England have laid the foundations, but now must kick on under Borthwick

PARIS, France — Even before the final whistle went on England’s win over Argentina, Steve Borthwick was already planning for the Six Nations. He’s jotted down thoughts in a journal — something he maintained in the transition from captain to coach. There’ll be red lines through the names of some of the 36 players — including the three injury replacements — who made up the squad for this Rugby World Cup. Some have eked one last tournament out of battered and weary bodies, the players who have been part of this team’s tapestry for the last decade, or more.

There will be the others Borthwick looks to who can do a job in the short-and-medium-term, but may not be long-term prospects for the 2027 World Cup. Then there are the group playing in the Gallagher Premiership for their clubs, looking to catch Borthwick’s eye. There are those off to France. And there are the ones who are the dependable options, those who have proven themselves as Test quality players who will form the spine of Borthwick’s team when they meet again to plan for Italy on Feb. 4.

The scene after the full time whistle at the Stade de France on Friday had the last day of school feel. The players were together on the pitch one last time; this squad will never line up alongside one another again. The next reunion will be just that, one of those groupings in a vast room in a non-descript London hotel.

The Argentina match was the last time we’ll see Jonny May, Courtney Lawes, Joe Marler and Ben Youngs in England shirts. Dan Cole’s plans are unconfirmed, but aged 36, the great tight-head is in the twilight of his career.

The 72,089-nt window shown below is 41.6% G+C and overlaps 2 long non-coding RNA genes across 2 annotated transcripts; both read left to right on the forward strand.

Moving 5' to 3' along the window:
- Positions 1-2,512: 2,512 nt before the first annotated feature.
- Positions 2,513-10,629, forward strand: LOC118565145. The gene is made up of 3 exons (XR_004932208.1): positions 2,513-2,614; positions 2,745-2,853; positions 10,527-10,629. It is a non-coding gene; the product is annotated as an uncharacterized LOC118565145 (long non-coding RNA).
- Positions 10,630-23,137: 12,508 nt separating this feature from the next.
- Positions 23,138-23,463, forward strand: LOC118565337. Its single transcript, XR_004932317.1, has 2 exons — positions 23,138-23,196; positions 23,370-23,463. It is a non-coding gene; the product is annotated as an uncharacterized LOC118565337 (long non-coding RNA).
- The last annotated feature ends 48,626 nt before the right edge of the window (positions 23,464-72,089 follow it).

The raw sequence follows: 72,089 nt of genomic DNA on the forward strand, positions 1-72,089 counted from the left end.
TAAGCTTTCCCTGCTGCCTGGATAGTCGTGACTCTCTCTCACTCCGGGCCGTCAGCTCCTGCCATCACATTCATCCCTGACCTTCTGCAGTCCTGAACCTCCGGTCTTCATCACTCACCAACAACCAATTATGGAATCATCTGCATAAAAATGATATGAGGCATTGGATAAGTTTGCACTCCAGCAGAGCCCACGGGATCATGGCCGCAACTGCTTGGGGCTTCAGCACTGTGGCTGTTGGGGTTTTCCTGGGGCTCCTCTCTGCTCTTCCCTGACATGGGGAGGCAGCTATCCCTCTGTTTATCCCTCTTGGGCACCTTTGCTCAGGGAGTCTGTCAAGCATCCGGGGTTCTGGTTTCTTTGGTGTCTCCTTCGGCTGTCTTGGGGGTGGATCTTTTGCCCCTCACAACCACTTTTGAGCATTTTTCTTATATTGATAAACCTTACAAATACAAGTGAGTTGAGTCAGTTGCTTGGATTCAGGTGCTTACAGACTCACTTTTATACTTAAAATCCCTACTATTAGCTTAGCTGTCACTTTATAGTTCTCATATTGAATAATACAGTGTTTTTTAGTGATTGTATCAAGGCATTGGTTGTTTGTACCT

Youngs was down there in the depths of the Stade de France on Friday wrapped in nostalgia and pride.

He looked back on 13 years of England duty, but was also asked to throw ahead. “There will still be a lot of guys playing who have vast experience and will be playing with the guys that will now start learning Test rugby,” Youngs said. He spoke about Marcus Smith. “He’s got a huge amount of experience for someone of such a young age, and he’s now finding playing fullback a little bit different for him,” Youngs said. “You’ve got Freddie Steward, [Ollie] Chessum, Georgie Martin, you’ve got a lot of guys who are going to continue to grow.

“You’re still going to have guys like [Owen Farrell] Faz, [George Ford] Fordy — they’re huge drivers in terms of what they bring, in terms of their tactics and they drive that throughout the week. You’re still going to have [Ellis Genge] Gengey, Jamie George, Maro [Itoje], Tom Curry – 50th cap today, mid 20s. Ben Earl looks like he’s been a Test player for the last seven years. These guys will continue to grow and I tell you what… Sam Underhill, man! I love playing with that guy. The back-row is going to be a debate for the next four years about how comes and goes.”